Northern Sweden has taken the lead in the transition towards a carbon dioxide-free and electricity-powered future. Here is something that’s sometimes compared to a Klondyke craze and green gold rush. But there are no shortage of challenges and dragons on the road ahead. To succeed, we all need to help each other, dust off the superhero costume and believe that another tomorrow is not only necessary but possible.
In order to be able to drive the biggest industrial change in living memory, a lot of competence and skills are required. Everything from leading specialists in digital technology and chemistry and skilled tradesmen to construction engineers and electricians. If the surrounding communities are to grow in step with the industrial expansion, preschool teachers, building permit administrators, cooks, bus drivers and several hundred other professions are needed.
Urgent need for community development
To keep pace with the increasing need from a growing population, tens of thousands new homes are needed. And that’s just the beginning. To attract Hanna from Arlöv, Heinz from Dortmund and Ana from Minas Gerais, well-paid jobs that save the world, fresh air and magnificent nature are a good start. But far from enough. The large group of new northerners will be 20 to 40 years old, the typical age when people choose to move, with or without children, in many cases well-educated and with the opportunity to pick and choose in an often international labour market. To attract them you will need service, leisure opportunities, a range of everything from restaurants and culture combined with top-class community service. Plus opportunities to get to, from and around the region quickly and smoothly.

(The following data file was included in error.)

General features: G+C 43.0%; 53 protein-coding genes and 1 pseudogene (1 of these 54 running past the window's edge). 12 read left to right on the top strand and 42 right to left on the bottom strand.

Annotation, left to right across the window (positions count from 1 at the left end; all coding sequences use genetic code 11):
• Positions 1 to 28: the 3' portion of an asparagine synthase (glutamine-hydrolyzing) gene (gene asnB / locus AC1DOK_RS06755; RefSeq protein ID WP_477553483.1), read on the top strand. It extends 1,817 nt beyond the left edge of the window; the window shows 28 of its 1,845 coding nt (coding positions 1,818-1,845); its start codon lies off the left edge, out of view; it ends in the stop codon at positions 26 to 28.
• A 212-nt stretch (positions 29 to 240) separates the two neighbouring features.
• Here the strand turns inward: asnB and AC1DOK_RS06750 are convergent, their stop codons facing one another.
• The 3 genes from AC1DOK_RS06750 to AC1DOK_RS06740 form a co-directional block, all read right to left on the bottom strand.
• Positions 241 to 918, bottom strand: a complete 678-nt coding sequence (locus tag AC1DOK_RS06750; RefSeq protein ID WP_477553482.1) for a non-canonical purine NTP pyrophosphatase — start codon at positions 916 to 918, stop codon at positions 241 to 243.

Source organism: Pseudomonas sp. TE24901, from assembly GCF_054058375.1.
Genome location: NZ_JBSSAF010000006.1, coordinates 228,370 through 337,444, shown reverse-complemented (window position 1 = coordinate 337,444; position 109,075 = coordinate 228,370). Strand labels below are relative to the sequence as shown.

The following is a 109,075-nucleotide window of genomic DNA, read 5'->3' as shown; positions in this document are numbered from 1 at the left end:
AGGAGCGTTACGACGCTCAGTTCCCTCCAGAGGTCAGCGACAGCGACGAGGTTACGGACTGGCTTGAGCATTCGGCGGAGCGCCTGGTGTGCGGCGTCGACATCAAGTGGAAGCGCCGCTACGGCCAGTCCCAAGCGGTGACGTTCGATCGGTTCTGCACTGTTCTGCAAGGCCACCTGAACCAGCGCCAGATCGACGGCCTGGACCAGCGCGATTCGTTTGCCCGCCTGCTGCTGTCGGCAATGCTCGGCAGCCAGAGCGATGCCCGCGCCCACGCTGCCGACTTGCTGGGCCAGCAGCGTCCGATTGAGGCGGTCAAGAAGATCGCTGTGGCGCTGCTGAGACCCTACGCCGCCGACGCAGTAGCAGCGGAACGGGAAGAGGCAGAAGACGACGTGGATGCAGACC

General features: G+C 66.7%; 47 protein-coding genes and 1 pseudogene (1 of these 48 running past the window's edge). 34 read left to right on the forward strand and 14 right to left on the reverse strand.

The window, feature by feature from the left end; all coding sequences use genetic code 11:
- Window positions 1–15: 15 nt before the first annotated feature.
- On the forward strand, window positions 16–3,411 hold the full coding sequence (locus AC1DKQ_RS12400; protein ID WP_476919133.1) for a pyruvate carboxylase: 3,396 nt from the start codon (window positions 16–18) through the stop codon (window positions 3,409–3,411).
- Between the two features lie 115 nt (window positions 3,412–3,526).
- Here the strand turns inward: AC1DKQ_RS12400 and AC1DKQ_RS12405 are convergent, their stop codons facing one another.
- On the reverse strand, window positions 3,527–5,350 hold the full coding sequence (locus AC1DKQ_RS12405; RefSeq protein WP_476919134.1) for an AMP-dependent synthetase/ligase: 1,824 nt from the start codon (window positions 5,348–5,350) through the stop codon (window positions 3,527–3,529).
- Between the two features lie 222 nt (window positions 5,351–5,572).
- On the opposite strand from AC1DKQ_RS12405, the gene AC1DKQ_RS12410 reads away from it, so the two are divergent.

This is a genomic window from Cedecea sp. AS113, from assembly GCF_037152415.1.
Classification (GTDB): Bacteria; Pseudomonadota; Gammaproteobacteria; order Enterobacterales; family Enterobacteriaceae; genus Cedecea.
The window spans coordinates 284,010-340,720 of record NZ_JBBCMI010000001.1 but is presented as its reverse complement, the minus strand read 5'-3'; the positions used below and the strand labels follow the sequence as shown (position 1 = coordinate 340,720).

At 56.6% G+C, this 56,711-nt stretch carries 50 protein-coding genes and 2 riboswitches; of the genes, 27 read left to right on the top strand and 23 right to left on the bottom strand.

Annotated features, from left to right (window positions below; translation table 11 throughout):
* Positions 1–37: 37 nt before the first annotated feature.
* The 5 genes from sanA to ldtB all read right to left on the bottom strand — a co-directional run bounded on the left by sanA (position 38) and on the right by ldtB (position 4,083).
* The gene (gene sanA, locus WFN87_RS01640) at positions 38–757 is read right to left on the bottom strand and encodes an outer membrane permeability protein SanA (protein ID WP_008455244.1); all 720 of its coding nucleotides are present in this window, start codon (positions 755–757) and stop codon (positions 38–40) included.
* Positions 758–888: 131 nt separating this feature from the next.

Prolonged and unpredictable processes
When 16 separate laws were forged together into the Environmental Code just over 20 years ago, it was in a spirit of conservation and care for the local and nearby. The climate threat was on the agenda, but had not yet reached code red. Since its creation, both the law’s content and application have been criticized by, among others, the business world as unpredictable, sluggish and limitless. It has been defended as a safeguard against waste of resources and short-term exploitation. With the climate threat, the conflict between the need to do a lot very quickly and the concern for the nearby with a long perspective has come into conflict. A majority in the Swedish Riksdag speaks warmly of the importance of paving the way for the industry’s climate transition, words that the sharpest critics of the law dismiss as “fluff” without substance.
The transition to a carbon dioxide-free future means a gigantic electrification of everything from cars and airplanes to industrial manufacturing. When the iron and steel industry switches from coal and coke to hydrogen, the positive changes for the climate will be enormous. At the same time, the need for carbon dioxide-free electricity is growing. LKAB’s needs for full production of carbon dioxide-free sponge iron, on its own, will require the equivalent of almost half of Sweden’s current electricity consumption. In order to cope with the transition, a large expansion of wind power is required. An energy source that in just over ten years has grown from a few hundred windmills to 4,000, which supply us with 20% of the electricity we use at a low production cost.
But municipal resistance and protracted processes has dampened the pace of expansion. In Denmark, whose land area is a tenth of Sweden’s, there are roughly 6,000 wind turbines. Sweden has around 4,000. Even with a quadrupling of electricity production from wind, Sweden would have fewer wind turbines per area and per inhabitant than its neighbors in Denmark and Germany have today. Wind power has less lasting environmental impact than, for example, expansion of hydropower.
A wind turbine with a lifespan of 20-25 years can be taken down and reused without leaving much more of a footprint than a number of holes in the ground.